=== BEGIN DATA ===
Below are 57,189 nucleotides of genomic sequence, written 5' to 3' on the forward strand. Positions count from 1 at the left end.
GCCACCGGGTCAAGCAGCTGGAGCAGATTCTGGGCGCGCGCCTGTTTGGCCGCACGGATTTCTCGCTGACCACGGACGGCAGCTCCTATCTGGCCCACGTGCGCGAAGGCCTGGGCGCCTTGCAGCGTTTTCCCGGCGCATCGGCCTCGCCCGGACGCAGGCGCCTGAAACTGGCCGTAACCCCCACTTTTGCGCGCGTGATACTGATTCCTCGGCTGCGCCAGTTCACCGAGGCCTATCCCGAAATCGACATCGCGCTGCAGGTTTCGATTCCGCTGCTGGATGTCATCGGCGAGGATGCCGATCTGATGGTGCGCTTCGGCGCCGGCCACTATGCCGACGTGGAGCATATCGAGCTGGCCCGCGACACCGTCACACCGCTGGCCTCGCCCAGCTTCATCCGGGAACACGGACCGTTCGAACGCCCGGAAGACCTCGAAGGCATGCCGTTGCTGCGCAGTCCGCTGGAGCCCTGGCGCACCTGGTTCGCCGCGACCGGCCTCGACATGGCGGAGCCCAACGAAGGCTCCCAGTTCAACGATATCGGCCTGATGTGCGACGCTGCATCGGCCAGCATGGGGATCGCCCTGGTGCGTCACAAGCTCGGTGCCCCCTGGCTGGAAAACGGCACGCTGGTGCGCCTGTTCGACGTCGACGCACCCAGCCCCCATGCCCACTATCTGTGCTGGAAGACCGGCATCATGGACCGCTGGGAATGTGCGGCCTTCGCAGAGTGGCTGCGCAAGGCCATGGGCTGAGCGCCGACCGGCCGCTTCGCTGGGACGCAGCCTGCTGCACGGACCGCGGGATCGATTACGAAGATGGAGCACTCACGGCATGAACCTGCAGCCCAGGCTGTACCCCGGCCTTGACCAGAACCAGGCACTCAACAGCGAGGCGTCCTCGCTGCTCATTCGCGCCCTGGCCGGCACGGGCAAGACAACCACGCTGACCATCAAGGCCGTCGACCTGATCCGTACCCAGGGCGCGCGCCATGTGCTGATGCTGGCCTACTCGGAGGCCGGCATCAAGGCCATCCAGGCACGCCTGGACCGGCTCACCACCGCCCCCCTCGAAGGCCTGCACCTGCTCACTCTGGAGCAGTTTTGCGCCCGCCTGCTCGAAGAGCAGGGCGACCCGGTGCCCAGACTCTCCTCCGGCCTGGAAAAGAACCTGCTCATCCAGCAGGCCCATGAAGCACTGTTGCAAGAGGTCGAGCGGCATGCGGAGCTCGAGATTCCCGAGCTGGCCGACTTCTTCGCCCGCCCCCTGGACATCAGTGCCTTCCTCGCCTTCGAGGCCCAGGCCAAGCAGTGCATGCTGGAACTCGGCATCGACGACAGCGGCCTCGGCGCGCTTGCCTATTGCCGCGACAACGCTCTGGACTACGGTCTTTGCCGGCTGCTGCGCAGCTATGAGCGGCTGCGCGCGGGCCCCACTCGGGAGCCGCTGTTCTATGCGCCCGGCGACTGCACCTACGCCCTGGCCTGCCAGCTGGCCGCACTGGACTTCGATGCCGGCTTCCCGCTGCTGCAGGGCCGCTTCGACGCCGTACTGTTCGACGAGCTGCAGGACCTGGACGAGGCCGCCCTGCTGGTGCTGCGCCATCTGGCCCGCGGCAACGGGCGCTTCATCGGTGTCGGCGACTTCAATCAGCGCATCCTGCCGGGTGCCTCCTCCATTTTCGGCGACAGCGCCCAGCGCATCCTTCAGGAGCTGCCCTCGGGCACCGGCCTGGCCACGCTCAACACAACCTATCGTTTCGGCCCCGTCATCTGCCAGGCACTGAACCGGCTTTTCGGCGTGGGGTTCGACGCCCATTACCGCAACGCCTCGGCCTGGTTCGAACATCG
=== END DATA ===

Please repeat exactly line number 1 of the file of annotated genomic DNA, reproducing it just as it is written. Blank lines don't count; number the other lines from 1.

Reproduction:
Below are 57,189 nucleotides of genomic sequence, written 5' to 3' on the forward strand. Positions count from 1 at the left end.